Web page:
Small business owners rarely have the luxury of waiting for new hires to get acclimated and start delivering. About 54% of CFOs give new hires less than three months to prove themselves, according to a study by Robert Half Finance & Accounting.
But for employees to be successful, their onboarding has to involve more than filling out forms and getting a tour of the break room. Small businesses need to make sure new hires become acclimated to how the company does business and know where to go when questions arise.
“You want to make sure new hires are brought in on understanding what the culture is,” says Kathy Downs, senior vice president of Robert Half Finance & Accounting. “That way, they can be engaged and productive from the beginning.” Here’s how to onboard a new employee.
1. Onboarding begins before the job is offered.
The hiring process should include an introduction to the company culture and expectations for the position. Interviews also provide an opportunity to get a sense of whether the person will be a good fit before he or she is hired.
It could be that “you’re putting in a lot of time and effort to bring this person on board, only to find out a week later they’re not a good match for the company,” says Sabrina Son, senior marketing manager and managing editor for online human resources firm TinyPulse. “You can evaluate that with behavioral questions during the interview.”
2. Focus on the first day.
New hires should be welcomed with a functioning workspace and an introduction to their new surroundings, but 54% of workers say that has not always been the case when starting a new job.
Instead, these workers encountered missing supplies, inaccessible computers or non-functional phones. Some didn’t receive an overview of company policies or a tour of the office. More than one in 10 weren’t even introduced to coworkers, according to a survey conducted by temporary staffing service company OfficeTeam. Ensuring that the basics are ready when a new hire starts and that they feel welcomed is an important initial step to onboarding. “It’s important that they feel that the company is prepared for them,” Downs says.
3. Assign a mentor.
Small business owners and managers are often busy, so selecting a peer on the new hire’s team to serve as a mentor is a way to make sure that someone is always available to answer questions, in particular questions about culture or expectations they may not be comfortable asking their managers.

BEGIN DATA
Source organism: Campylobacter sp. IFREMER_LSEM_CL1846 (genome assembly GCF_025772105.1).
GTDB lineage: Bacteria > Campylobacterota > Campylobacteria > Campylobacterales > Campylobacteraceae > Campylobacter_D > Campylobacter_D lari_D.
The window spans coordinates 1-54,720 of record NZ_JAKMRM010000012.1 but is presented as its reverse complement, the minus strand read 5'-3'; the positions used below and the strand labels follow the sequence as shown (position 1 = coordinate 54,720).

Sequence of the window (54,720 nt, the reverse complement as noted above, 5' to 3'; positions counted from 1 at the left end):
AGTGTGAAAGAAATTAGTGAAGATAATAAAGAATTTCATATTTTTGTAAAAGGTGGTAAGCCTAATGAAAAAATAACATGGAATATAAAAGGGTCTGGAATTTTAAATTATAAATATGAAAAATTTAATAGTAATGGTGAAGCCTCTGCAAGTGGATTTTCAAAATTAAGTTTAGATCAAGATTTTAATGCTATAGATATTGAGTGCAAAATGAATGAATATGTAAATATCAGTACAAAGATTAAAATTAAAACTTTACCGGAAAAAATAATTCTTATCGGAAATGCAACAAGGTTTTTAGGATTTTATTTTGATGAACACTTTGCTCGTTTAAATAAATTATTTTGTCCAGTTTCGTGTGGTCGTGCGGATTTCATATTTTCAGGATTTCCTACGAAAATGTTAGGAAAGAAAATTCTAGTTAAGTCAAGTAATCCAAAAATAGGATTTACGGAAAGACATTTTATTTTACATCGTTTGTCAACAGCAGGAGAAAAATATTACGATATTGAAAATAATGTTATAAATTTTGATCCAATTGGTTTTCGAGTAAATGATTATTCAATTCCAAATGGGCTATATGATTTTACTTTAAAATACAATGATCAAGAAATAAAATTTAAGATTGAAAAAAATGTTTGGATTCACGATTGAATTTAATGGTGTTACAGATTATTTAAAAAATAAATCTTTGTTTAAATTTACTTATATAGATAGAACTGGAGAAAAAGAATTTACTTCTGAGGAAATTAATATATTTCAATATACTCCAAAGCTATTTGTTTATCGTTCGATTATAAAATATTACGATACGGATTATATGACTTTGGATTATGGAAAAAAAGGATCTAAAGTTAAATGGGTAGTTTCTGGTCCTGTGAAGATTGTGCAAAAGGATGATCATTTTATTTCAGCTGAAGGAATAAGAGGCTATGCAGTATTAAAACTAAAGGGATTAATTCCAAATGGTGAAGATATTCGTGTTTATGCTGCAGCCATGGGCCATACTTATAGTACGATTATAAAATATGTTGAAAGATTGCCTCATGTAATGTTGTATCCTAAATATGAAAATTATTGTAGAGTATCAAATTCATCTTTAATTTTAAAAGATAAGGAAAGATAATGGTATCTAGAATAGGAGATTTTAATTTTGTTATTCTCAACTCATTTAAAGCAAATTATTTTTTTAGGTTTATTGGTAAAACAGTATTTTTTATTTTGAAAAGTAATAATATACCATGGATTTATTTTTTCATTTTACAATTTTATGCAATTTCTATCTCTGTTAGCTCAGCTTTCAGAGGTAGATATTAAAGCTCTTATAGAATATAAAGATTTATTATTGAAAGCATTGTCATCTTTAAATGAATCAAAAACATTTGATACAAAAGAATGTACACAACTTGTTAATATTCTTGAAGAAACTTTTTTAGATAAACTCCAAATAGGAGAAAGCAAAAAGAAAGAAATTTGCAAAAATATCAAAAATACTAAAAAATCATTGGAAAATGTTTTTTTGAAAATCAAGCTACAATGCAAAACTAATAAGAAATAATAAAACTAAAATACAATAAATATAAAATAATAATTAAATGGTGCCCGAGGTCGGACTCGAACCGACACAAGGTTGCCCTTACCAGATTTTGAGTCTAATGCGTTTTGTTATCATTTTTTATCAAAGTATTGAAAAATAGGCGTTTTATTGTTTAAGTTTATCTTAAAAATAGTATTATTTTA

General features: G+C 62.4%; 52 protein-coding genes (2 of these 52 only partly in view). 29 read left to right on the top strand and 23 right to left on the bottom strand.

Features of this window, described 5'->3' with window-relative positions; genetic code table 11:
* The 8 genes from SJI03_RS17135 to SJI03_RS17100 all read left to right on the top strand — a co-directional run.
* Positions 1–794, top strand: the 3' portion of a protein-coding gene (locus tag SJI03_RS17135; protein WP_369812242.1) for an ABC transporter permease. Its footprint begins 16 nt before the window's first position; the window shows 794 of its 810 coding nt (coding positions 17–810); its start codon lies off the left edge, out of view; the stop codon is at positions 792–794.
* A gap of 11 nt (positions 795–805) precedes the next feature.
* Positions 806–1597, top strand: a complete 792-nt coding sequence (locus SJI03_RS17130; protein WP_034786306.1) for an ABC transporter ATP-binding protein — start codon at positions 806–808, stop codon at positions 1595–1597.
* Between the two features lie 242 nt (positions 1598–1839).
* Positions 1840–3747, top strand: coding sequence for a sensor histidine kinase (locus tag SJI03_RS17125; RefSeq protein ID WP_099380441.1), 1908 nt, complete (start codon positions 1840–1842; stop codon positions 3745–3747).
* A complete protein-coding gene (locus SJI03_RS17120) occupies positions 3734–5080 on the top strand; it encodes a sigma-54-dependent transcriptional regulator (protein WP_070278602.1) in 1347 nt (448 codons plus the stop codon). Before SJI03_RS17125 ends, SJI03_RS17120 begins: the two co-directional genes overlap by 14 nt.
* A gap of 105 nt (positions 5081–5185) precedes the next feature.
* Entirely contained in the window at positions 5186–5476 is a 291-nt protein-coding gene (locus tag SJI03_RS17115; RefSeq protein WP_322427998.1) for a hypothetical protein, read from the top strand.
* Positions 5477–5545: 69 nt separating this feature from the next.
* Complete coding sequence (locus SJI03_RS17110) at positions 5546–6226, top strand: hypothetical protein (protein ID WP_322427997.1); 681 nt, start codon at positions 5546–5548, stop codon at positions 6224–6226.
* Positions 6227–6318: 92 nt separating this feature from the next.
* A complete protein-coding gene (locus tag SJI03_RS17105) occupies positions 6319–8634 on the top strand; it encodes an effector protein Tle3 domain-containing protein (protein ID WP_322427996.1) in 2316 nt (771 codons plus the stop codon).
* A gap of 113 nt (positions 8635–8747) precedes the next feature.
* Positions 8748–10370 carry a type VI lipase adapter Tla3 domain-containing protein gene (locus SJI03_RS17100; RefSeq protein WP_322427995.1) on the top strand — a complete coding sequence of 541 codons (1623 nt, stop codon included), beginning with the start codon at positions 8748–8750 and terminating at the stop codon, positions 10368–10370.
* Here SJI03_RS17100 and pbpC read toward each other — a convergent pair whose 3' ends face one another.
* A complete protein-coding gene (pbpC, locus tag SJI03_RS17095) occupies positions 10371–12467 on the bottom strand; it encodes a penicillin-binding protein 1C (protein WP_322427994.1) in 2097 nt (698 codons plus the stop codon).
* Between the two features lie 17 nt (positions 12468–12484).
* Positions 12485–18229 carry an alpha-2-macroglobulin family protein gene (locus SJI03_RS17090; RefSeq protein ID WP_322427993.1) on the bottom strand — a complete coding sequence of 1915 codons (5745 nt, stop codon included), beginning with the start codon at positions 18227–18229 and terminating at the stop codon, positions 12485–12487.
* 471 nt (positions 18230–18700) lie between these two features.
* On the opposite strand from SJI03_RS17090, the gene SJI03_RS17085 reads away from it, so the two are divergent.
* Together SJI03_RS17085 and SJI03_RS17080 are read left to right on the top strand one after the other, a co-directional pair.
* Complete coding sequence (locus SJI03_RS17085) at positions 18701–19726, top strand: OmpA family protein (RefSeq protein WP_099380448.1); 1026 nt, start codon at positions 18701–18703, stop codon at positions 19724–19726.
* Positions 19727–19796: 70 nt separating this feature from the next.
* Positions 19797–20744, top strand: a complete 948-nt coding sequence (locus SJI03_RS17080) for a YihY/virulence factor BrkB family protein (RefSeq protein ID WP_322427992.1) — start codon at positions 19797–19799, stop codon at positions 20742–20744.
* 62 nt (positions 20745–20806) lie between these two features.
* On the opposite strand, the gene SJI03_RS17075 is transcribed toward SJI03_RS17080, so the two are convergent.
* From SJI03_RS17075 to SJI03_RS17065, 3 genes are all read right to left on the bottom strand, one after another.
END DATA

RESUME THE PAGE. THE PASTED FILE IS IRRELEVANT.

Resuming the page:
Mentors can also provide a more informal way to introduce new hires to teammates and peers on other teams.
At the same time, owners or manages can’t leave everything to mentors. They should plan to have lunch with new hires within the first week to see how things are going and to make sure the mentor selected is a good fit. The new hire should also know who he or she can ask basic day-to-day questions, such as when most people go to lunch or the code for the copier, without overloading the manager or mentor.
4. Develop a plan.
While 90 days has almost become the default timespan for onboarding, many companies split that time into clearly defined segments that ratchet up a new hire’s responsibilities. For example, the first 30 days could be spent on a variety of smaller tasks as the employee acclimates to the culture. New hires could then be asked to take the lead on smaller projects over the next 30 days, followed by larger projects that cut across departments or functions for the last 30 days.
5. Watch for warning signs.
Fit is especially important in a small business, so watch for signs a new hire may not be acclimating. Failing to interact with coworkers, showing up late to work, showing limited enthusiasm or making mistakes on initial assignments all point to the need to follow up.
But don’t always assume the worst: Introverts may take more time to warm up to new colleagues, and self-motivated workers may be reluctant to ask for help if they’re struggling. The key is consistently touching base with your new hire. “That puts both of you in a position to get questions asked and answered,” Downs says.
6. Go by the book, or write one.
Small businesses are particularly vulnerable to employment claims because often they lack policies and procedures to guide hiring, disciplining and terminating employees. Consider developing an employee handbook outlining these policies and set the expectation that they are followed. Employment practices liability insurance, or EPL, is another option that can protect your small business.
7. Recognize excellence.
Be sure to recognize new hires as they pass milestones. Recognition by coworkers can be a particularly powerful way for new hires to feel like they’ve become part of the team.
For more tips on small business success, check out how coworking spaces can help your business thrive.